Storia dell'articolo

Questo articolo è stato pubblicato il 13 giugno 2014 alle ore 17:08.
L'ultima modifica è del 15 ottobre 2014 alle ore 14:15.


BERKELEY – The American public’s attitude toward government, especially toward the federal government, recalls a in Monty Python’s Life of Brian.

What have they ever given us in return? fulminates John Cleese, playing a Judean revolutionary. The aqueduct, concedes a sheepish co-conspirator. And sanitation, says a second, as others pipe up with more examples.

All right, Cleese erupts in exasperation. But apart from the sanitation, the medicine, education, wine, public order, irrigation, roads, the fresh-water system, and public health, what have the Romans ever done for us?

The scene brilliantly captures America’s cantankerous and contradictory zeitgeist. On one hand, is at an all-time low. On the other hand, Americans are deeply frustrated with gaping holes in health care, education, equality of opportunity, infrastructure, and environmental protection – goods and services traditionally provided by government.

A reflection of this contradictory mindset is a surge in private activity to address social problems. These include billion-dollar efforts by non-profits like the Bill & Melinda Gates Foundation and Bloomberg Philanthropies to spur innovative solutions in education, public health, and poverty reduction. It is also reflected in social-enterprise start-ups designed to achieve both social and financial returns, as well as in new impact-investing platforms aimed at the growing number of investors who are also seeking both types of returns.

All of this is good news. The government’s capacity to invest is under severe pressure. And, though many government programs deliver good value for money – Medicare is a good example – far too many do not.

Peter Schuck’s new book provides a thoughtful if pessimistic analysis. Government agencies are always at risk of putting money into what Schuck calls bad bets and bad apples. They are also inherently rigid, risk-averse, and reluctant to innovate, because they know that if they deviate from the letter of the law, or if an innovation goes awry, they will be chastised politically. And costly, ineffective programs are notorious for surviving indefinitely because they develop powerful defenders.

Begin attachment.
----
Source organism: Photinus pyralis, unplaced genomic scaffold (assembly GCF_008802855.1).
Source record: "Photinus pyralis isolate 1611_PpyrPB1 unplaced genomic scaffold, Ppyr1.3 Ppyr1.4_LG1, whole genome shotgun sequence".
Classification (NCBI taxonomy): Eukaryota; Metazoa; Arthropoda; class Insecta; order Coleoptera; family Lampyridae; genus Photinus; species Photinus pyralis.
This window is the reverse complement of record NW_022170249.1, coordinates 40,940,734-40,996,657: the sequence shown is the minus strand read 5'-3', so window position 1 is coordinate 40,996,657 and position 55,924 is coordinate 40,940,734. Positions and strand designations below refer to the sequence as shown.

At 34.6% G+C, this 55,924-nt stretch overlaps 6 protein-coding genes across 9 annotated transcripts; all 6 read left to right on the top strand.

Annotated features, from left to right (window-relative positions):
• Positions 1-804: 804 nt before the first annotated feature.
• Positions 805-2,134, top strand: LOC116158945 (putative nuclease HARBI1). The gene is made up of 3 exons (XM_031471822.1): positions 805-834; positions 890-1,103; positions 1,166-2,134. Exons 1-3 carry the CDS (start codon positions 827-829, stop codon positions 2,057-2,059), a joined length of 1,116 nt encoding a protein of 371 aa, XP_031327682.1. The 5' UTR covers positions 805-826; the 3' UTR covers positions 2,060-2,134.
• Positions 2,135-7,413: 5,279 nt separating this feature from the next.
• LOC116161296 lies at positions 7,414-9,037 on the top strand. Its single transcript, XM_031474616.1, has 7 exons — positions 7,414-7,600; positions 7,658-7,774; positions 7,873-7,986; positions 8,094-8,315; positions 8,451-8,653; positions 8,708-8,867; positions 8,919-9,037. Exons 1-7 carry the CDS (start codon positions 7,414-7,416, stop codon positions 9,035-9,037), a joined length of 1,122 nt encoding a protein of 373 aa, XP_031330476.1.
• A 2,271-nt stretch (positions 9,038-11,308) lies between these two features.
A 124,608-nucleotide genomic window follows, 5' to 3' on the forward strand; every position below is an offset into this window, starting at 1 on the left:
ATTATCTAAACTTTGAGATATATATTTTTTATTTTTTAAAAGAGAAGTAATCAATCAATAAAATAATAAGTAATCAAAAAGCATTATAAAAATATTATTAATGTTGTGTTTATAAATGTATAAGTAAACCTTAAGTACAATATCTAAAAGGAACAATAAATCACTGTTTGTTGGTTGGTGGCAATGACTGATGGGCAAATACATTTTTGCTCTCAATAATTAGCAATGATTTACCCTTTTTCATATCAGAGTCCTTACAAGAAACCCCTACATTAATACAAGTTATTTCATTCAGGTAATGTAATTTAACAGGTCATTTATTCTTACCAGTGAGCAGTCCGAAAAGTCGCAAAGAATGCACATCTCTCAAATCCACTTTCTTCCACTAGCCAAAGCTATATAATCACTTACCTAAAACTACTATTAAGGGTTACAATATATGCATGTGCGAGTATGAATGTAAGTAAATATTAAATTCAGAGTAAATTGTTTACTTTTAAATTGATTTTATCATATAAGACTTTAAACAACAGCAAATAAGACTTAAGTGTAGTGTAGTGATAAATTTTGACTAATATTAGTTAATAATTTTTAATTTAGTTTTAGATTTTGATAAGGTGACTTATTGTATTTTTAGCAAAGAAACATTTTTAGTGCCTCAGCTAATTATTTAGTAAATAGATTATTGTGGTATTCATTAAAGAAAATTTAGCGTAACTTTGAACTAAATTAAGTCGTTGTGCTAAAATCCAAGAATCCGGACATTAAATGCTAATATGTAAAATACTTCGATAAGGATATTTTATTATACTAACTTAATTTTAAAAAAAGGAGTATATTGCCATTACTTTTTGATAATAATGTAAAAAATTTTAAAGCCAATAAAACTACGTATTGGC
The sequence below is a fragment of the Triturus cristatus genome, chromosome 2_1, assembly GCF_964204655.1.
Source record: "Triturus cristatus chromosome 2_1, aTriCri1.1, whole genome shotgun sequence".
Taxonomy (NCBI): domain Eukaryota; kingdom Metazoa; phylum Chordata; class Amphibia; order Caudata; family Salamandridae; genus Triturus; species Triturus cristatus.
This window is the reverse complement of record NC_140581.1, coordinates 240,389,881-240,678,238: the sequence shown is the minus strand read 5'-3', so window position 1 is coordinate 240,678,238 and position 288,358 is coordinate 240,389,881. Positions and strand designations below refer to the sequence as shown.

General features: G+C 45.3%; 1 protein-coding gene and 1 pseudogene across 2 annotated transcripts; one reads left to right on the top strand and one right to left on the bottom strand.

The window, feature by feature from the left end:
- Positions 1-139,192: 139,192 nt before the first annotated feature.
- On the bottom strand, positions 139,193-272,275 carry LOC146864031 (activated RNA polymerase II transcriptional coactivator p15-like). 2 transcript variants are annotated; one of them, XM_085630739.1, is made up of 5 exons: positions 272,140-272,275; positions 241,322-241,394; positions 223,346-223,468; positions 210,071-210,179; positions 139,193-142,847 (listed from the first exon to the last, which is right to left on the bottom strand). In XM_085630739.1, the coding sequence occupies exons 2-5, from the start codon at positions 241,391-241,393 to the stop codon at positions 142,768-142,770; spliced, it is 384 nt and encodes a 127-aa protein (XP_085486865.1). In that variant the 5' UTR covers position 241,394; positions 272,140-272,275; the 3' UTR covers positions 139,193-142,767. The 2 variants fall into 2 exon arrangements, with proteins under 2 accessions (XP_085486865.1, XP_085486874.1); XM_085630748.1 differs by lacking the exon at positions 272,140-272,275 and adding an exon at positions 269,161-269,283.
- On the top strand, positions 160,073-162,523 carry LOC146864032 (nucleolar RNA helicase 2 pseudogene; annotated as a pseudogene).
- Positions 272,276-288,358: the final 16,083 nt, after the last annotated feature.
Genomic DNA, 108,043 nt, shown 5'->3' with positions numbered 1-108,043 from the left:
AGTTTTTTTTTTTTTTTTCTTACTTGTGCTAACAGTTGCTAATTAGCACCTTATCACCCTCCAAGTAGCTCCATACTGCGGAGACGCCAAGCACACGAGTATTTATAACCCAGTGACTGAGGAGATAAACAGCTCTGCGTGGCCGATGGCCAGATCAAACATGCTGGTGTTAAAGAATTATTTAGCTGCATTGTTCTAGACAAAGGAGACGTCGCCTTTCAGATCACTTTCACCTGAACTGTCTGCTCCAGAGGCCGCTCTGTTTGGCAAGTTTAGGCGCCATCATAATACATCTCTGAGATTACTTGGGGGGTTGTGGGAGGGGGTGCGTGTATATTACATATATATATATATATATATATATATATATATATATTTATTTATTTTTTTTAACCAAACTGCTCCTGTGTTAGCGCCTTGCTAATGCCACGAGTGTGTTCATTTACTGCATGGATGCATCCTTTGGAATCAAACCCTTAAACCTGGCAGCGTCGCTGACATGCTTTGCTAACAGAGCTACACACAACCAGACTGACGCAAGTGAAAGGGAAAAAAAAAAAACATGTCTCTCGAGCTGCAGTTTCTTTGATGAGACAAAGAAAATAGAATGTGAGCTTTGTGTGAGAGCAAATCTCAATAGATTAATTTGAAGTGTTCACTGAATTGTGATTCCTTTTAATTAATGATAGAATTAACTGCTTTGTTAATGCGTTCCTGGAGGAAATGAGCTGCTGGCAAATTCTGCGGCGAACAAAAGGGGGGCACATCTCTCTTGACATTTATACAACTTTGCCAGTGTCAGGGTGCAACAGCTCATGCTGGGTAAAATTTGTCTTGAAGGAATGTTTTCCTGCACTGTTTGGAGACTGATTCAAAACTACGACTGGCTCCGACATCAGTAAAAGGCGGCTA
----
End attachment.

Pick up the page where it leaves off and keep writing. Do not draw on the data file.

But blanket distrust in government, framed by glaring examples of boondoggles and fueled by ideology, too often focuses on the : How big should government be? The right question is how to develop innovative and efficient government programs to provide public goods and services that neither the marketplace nor the nonprofit sector can deliver on its own.

One approach is to put government in the role of venture capitalist. Its task would be less to design and implement top-down solutions than to solicit, support, evaluate, and scale up innovative strategies by tapping into ideas developed by state and local governments, businesses, and non-profit institutions. This can happen – indeed, in the US under President Barack Obama’s leadership it is already happening – in many different ways.

For example, the US Department of Education’s , which offered $4 billion in grants to states that developed successful educational reforms, spurred innovations that hold promise for school systems across the country. More broadly, prize competitions to reward targeted innovation and crowd-source new ideas offer a highly cost-effective opportunity for government to leverage its scarce resources for important public goals. The federal government now operates , an Internet platform to facilitate new competitions. Some 50 public agencies have sponsored more than 260 challenges since 2011.

After the 2010 Deepwater Horizon oil spill in the Gulf of Mexico, the Obama administration teamed up with the X-Prize Foundation to offer a to the group that produced the most efficient oil-recovery solution. The winning approach, from Elastec American Marine, was three times as efficient as the industry’s previous best rate.

The United States’ , which entered into force this year, contains further variants on the idea of government as a catalyst, including incentives to reward health-care systems that improve outcomes and reduce costs. The incentives have spurred a number of state-level experiments in Medicaid (America’s health-insurance program for the poor) through waivers of the standard rules.

Likewise, the new federal provides grants to social-sector intermediaries – foundations, non-profits, and social enterprises – that develop new programs to tackle problems like unequal educational opportunity. These grants are awarded on a competitive basis, and funding is contingent on achieving measurable outcomes.

Commenta la notizia


Dai nostri archivi